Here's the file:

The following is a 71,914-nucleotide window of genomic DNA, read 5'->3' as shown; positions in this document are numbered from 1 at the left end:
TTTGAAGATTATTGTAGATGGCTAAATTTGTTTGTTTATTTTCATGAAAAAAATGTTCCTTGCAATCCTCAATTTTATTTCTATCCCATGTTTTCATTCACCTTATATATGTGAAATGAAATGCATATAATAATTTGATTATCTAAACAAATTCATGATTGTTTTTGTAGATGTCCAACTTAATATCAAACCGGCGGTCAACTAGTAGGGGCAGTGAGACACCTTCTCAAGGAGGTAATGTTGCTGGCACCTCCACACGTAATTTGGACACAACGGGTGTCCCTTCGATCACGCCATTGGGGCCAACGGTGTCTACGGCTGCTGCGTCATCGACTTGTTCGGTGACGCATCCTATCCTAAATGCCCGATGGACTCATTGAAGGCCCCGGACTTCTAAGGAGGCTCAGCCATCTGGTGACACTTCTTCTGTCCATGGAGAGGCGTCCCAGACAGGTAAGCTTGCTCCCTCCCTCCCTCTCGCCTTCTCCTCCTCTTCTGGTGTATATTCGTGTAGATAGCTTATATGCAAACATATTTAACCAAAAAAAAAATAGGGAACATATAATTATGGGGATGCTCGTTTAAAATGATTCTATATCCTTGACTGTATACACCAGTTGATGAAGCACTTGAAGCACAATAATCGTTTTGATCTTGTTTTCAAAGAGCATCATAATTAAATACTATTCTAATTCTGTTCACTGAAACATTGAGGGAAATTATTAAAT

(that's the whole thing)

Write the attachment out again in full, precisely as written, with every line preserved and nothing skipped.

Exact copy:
The following is a 71,914-nucleotide window of genomic DNA, read 5'->3' as shown; positions in this document are numbered from 1 at the left end:
TTTGAAGATTATTGTAGATGGCTAAATTTGTTTGTTTATTTTCATGAAAAAAATGTTCCTTGCAATCCTCAATTTTATTTCTATCCCATGTTTTCATTCACCTTATATATGTGAAATGAAATGCATATAATAATTTGATTATCTAAACAAATTCATGATTGTTTTTGTAGATGTCCAACTTAATATCAAACCGGCGGTCAACTAGTAGGGGCAGTGAGACACCTTCTCAAGGAGGTAATGTTGCTGGCACCTCCACACGTAATTTGGACACAACGGGTGTCCCTTCGATCACGCCATTGGGGCCAACGGTGTCTACGGCTGCTGCGTCATCGACTTGTTCGGTGACGCATCCTATCCTAAATGCCCGATGGACTCATTGAAGGCCCCGGACTTCTAAGGAGGCTCAGCCATCTGGTGACACTTCTTCTGTCCATGGAGAGGCGTCCCAGACAGGTAAGCTTGCTCCCTCCCTCCCTCTCGCCTTCTCCTCCTCTTCTGGTGTATATTCGTGTAGATAGCTTATATGCAAACATATTTAACCAAAAAAAAAATAGGGAACATATAATTATGGGGATGCTCGTTTAAAATGATTCTATATCCTTGACTGTATACACCAGTTGATGAAGCACTTGAAGCACAATAATCGTTTTGATCTTGTTTTCAAAGAGCATCATAATTAAATACTATTCTAATTCTGTTCACTGAAACATTGAGGGAAATTATTAAAT